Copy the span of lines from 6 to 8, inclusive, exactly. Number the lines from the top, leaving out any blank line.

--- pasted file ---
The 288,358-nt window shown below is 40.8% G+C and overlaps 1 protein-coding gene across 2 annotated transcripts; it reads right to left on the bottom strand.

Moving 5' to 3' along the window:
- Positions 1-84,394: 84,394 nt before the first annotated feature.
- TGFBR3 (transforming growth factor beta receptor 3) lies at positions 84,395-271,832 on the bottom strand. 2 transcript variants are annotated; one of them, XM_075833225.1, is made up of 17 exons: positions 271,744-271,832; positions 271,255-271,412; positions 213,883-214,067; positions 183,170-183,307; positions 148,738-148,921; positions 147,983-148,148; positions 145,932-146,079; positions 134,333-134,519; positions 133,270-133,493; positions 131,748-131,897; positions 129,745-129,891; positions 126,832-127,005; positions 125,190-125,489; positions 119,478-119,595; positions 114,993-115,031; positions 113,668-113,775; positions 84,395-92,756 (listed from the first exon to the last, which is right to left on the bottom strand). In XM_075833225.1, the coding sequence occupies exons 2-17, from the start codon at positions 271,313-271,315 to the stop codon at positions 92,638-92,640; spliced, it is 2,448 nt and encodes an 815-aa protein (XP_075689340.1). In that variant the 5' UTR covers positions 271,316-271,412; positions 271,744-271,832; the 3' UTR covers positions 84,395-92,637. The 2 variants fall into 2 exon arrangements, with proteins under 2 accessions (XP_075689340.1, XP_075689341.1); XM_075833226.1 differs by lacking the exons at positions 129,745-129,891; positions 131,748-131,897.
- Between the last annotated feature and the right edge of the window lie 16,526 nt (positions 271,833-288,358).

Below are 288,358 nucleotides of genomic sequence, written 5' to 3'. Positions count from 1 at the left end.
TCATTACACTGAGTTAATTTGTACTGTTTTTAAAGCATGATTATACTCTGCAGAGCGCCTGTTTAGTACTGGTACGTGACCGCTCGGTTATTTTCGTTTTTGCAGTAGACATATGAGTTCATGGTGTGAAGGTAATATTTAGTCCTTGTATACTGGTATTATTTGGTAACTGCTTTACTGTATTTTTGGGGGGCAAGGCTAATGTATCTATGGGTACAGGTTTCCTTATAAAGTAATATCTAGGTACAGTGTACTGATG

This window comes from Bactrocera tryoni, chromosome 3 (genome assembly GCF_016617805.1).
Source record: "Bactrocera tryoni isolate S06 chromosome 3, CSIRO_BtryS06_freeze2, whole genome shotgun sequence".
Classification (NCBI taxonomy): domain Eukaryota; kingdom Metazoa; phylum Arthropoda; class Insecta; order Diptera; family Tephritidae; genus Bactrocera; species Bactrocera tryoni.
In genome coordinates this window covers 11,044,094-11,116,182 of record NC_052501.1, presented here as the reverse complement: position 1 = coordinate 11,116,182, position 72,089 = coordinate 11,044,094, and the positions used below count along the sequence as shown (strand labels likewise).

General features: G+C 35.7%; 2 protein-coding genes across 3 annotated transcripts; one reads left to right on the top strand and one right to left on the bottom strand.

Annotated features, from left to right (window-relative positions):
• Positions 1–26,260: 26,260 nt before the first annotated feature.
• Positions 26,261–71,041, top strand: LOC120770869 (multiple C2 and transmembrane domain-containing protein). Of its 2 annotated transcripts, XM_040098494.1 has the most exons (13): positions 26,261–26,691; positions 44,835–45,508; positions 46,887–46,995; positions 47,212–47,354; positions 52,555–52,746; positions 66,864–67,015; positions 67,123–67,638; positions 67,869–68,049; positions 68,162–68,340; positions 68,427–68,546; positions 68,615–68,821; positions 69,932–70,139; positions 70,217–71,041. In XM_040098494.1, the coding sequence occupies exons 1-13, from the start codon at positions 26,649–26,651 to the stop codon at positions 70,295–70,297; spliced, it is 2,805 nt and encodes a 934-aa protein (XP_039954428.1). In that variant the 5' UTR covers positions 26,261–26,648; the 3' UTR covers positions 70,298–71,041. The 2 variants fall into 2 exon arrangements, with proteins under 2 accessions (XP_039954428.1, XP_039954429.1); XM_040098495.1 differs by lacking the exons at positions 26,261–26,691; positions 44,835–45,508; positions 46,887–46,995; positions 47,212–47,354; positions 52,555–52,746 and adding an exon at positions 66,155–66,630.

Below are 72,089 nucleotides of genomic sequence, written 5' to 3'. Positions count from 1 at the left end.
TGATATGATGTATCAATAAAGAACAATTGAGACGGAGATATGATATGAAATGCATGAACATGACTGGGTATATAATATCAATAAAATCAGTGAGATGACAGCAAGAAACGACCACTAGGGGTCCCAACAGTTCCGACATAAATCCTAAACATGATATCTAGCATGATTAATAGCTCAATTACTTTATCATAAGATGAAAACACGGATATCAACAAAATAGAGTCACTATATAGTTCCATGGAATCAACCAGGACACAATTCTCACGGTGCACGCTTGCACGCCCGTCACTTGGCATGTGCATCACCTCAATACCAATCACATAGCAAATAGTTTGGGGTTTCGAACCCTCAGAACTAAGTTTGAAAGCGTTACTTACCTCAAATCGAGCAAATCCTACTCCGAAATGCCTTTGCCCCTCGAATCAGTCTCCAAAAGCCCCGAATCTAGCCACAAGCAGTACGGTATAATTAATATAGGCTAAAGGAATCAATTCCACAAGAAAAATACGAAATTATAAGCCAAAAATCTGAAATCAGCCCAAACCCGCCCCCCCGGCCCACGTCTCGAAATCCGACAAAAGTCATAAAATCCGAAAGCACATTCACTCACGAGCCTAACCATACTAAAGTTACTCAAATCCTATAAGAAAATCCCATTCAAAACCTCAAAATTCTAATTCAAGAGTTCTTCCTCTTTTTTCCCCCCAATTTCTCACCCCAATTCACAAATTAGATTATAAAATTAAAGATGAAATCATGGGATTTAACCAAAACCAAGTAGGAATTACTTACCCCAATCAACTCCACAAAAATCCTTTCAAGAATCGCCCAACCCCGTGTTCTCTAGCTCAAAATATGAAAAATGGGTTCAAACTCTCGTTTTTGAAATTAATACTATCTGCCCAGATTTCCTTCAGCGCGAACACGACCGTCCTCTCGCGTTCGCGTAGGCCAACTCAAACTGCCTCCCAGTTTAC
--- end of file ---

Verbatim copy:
Below are 288,358 nucleotides of genomic sequence, written 5' to 3'. Positions count from 1 at the left end.
TCATTACACTGAGTTAATTTGTACTGTTTTTAAAGCATGATTATACTCTGCAGAGCGCCTGTTTAGTACTGGTACGTGACCGCTCGGTTATTTTCGTTTTTGCAGTAGACATATGAGTTCATGGTGTGAAGGTAATATTTAGTCCTTGTATACTGGTATTATTTGGTAACTGCTTTACTGTATTTTTGGGGGGCAAGGCTAATGTATCTATGGGTACAGGTTTCCTTATAAAGTAATATCTAGGTACAGTGTACTGATG

This window comes from Bactrocera tryoni, chromosome 3 (genome assembly GCF_016617805.1).